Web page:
Another development associated with the Eritrean triumph at Afabet was the EPLF's and TPLF's acknowledgment of each other's military victories, something that had not happened since a disagreement between the two groups in 1985 (see The Tigray, this ch.). In addition, the two groups issued a reconciliation statement in Damascus, Syria, and promised to coordinate future military actions to bring an end to the Mengistu regime. However, the EPLF-TPLF relationship continued to experience difficulties, largely because of disagreement over strategy and tactics, over the next several years.

Apart from further demoralizing the Ethiopian army, the Afabet victory also gave impetus to the peace process. In early July 1989, Yuri Yukalov, director of the African department at the Soviet Ministry of Foreign Affairs, met with EPLF secretary general Issaias Afwerki. The meeting was significant because it was the first serious contact between the Soviet Union and the EPLF and because it demonstrated to Mengistu that Moscow was no longer willing to provide unlimited military assistance to support his military strategy in northern Ethiopia.

The EPLF sustained its military pressure on the Mengistu regime in 1989. On January 17, rebel units launched a preemptive attack against Ethiopian troops located northwest of the Asmera-Mitsiwa road. During the two-day battle, the EPLF claimed to have killed, wounded, or captured some 2,600 Ethiopian soldiers, in the process destroying twenty-one tanks and capturing eight others, together with a variety of small- and medium-caliber weapons. On February 19, EPLF units, operating in conjunction with the TPLF, struck and captured the town of Inda Silase in Tigray. Over the next few months, the EPLF defeated an Ethiopian contingent at Adi Kwala, a town ninety kilometers south of Asmera (March 15); repulsed an Ethiopian army attempt to cut off the EPLF fortifications around Keren (March 22-29); and killed or wounded approximately 1,000 Ethiopian soldiers at Adi Goroto (March 27-29).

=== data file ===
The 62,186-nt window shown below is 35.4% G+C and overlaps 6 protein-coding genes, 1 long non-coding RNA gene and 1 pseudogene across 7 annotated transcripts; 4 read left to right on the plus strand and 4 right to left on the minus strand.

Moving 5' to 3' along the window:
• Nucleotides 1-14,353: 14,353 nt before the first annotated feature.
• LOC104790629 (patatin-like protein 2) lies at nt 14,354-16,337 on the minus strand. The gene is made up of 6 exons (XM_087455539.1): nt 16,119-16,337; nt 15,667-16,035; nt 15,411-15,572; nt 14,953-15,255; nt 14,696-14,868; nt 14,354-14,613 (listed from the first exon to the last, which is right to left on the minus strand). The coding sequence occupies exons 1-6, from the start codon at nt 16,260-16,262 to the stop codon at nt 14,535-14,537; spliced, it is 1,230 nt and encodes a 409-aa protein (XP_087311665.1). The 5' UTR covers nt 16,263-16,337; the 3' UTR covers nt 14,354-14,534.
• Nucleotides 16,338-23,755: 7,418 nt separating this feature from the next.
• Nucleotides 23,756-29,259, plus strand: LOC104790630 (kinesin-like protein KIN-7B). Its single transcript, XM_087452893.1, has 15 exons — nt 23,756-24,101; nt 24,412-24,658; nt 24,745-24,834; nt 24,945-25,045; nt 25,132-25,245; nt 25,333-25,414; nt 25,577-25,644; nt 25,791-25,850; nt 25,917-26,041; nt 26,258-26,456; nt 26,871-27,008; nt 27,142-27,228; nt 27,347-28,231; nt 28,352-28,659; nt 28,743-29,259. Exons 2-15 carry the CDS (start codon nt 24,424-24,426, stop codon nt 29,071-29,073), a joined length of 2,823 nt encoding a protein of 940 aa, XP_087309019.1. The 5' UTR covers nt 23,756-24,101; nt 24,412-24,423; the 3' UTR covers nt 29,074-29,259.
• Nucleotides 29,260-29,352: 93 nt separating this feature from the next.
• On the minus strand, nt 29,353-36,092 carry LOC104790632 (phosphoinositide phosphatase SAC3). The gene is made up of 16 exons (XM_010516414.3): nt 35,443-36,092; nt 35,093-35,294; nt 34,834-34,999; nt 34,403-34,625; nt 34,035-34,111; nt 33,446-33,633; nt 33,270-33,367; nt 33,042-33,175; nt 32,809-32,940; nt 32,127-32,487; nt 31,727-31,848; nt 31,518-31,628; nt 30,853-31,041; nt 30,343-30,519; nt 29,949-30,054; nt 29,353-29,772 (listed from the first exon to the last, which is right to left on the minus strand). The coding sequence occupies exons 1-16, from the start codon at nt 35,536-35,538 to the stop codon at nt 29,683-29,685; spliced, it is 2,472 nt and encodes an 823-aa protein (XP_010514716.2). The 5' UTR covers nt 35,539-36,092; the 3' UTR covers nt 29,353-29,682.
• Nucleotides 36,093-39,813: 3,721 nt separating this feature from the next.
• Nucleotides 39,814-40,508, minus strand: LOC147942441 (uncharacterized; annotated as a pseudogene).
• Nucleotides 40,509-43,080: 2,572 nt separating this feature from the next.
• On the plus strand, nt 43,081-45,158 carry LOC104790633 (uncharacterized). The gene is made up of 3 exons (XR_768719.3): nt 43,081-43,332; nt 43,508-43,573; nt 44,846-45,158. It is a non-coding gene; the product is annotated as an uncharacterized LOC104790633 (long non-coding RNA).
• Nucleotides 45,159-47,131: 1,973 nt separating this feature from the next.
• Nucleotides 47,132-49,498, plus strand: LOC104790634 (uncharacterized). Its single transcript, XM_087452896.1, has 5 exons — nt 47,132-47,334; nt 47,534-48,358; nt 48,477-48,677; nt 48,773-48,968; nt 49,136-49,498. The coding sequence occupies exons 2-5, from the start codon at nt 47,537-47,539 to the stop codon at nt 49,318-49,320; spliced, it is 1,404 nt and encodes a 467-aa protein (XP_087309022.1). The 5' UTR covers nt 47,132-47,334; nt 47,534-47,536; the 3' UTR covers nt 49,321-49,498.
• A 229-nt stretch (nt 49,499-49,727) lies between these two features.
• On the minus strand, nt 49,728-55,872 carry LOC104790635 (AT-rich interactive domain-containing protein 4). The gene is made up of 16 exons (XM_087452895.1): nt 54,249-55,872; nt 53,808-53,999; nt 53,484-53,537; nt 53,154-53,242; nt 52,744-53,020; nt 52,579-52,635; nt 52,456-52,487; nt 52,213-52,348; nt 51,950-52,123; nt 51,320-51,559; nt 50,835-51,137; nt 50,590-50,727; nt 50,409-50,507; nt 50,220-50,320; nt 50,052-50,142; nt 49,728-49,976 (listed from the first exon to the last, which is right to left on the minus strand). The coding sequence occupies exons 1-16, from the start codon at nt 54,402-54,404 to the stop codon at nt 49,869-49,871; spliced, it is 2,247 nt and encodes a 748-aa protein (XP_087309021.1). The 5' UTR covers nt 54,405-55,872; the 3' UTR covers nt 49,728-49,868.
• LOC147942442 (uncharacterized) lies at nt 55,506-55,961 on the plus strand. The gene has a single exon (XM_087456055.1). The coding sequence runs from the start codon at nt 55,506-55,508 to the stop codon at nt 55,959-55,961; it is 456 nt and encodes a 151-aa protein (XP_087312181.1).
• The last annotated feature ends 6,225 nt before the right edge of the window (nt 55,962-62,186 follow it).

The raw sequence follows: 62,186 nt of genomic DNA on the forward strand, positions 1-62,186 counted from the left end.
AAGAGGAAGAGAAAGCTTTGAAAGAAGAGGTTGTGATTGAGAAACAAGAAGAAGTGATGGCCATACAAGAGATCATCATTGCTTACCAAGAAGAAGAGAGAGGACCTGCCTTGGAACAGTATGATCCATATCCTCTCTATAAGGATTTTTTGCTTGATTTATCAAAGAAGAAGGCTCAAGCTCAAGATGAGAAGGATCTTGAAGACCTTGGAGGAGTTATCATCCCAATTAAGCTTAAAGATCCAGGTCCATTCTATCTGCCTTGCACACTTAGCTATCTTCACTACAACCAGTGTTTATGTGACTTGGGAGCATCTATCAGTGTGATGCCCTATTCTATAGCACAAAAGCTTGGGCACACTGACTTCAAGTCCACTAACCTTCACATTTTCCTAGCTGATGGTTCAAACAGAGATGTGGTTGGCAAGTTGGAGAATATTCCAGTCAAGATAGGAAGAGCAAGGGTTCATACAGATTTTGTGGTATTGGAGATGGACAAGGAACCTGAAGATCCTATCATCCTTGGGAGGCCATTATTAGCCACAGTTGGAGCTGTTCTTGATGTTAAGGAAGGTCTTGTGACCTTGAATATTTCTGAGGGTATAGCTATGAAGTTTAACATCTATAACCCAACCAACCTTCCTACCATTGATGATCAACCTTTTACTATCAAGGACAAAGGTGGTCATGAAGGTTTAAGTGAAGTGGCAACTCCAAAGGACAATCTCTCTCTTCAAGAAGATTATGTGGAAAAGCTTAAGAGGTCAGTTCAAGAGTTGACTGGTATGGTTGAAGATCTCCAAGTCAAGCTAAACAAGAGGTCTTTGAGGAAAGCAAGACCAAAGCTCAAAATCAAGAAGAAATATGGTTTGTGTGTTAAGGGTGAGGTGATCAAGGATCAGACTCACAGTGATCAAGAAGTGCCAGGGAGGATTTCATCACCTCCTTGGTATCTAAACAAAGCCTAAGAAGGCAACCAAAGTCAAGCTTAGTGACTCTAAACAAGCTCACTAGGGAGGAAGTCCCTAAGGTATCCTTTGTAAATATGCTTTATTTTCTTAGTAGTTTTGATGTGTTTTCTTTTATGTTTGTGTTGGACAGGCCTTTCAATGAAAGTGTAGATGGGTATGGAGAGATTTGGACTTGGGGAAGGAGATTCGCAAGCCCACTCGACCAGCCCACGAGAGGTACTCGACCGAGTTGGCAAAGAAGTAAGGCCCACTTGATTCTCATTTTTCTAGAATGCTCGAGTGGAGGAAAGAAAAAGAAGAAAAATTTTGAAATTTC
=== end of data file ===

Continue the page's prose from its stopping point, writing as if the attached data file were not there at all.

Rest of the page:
In mid-1989, after Mengistu had succeeded in thwarting a coup attempt, the EPLF and the Ethiopian government agreed to enter into negotiations mediated by former United States president Jimmy Carter. After a round of preliminary negotiations, which opened on September 7, 1989, at the Carter Presidential Center at Emory University in Atlanta, Georgia, the two sides agreed to hold another round of peace talks in Nairobi, Kenya, beginning on November 20, 1989. These talks failed to produce a peace agreement. Subsequent meetings in Washington, chaired by United States assistant secretary of state for African affairs Herman Cohen, also accomplished little.

Meanwhile, government forces continued to suffer battlefield defeats. On February 10, 1990, the EPLF captured the port of Mitsiwa. The fall of this strategically important port isolated Ethiopia's Second Revolutionary Army and eventually resulted in the loss of Eritrea. Additionally, the EPLF used its small fleet of armed speed boats to sink or cripple most Ethiopian navy ships anchored in Mitsiwa harbor. Then, in August, the EPLF launched an offensive along the Dekemhare front, south of Asmera. During this operation, the rebels killed or wounded more than 11,000 government soldiers and captured two tanks, many vehicles, and more than 1,000 medium and light weapons. Although government forces enjoyed a few minor victories at the end of 1990, the EPLF remained in control of most of Eritrea.